That he paid for hustlers, he freely acknowledged in his own way; that he procured them while he was drunk—so drunk that the line between safe and unsafe sex became a blur—he never really said. How many of them he had is hard to say, but my guess is there were many—so many that some came back and broke his front window, while others returned to steal his air conditioner. One even stole the lawn chair. After this, Jerry seemed to break loose at the seams, drinking all the time and escaping into the drunken frenzy he’d known in his old neighborhood.

From then it was all downhill. He lost his job, and the person with AIDS he cared for so thoughtfully was forced to find another buddy.

Hope surfaced briefly in the form of an invitation from Jerry’s son and daughter-in-law to spend a few weeks with them in Hawaii. Jerry looked forward to this trip, but he was also apprehensive. His gum-cracking, mostly foul-mouthed daughter-in-law occasionally prattled about “faggots,” so Jerry wasn’t sure what lay in store for him on Honolulu’s beaches.

Later, when he returned from Hawaii, Jerry said he’d told them both the truth. They were OK about it, he said, although he felt something “funny from them, something tense and distant.”

When Jerry bought a new chair, he seemed to be back on the deck of the Love Boat again, big Jackie O sunglasses shielding him from painful reality, a soft drink by his side. But temptation loomed.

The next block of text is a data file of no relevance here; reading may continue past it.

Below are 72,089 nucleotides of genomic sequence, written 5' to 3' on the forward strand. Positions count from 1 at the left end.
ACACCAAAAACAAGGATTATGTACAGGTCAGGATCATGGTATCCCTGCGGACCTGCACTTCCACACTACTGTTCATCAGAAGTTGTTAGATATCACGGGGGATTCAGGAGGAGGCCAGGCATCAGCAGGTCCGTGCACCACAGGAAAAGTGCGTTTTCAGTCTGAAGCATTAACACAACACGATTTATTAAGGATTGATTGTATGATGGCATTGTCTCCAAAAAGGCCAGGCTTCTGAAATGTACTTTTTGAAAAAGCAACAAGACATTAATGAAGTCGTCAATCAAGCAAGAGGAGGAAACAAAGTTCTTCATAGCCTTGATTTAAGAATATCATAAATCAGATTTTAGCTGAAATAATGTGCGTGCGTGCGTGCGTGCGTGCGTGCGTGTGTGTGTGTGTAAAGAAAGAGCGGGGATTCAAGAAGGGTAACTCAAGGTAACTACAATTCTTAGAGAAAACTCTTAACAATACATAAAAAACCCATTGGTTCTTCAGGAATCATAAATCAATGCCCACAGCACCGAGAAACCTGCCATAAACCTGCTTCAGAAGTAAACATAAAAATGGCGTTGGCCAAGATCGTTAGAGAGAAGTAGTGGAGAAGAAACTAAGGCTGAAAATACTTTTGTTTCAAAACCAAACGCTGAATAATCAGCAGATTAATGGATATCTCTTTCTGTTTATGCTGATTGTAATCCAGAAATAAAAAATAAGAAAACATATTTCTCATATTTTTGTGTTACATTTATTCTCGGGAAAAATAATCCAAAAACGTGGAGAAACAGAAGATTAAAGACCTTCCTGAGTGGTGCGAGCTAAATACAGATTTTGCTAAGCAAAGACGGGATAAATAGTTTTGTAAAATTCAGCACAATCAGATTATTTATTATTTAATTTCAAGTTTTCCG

In one fell swoop he was off the wagon and threatening to kill himself. During one of his binges he managed to further alienate the hustlers: Now they were coming around to his first floor window and harassing him. He had to move.

Jerry found a better apartment and a new job, but he had gone too far off the wagon and was irretrievably hooked. He checked in for a month or two at a highly-regarded suburban detox center. For a time he was OK. Then he tested HIV-positive,

His friends blamed his HIV status on the hustlers, on his having come out so late in life, on Center City Philadelphia, on the tension surrounding his son, on his religious guilt; we even blamed it on the lawn chair. But in the end, we weren’t quite sure who or what to blame when, in early 1999, Jerry swallowed every pill in his apartment and killed himself.

To this day, whenever I see a lawn chair, I think of light weight structures teetering on the edge of collapse.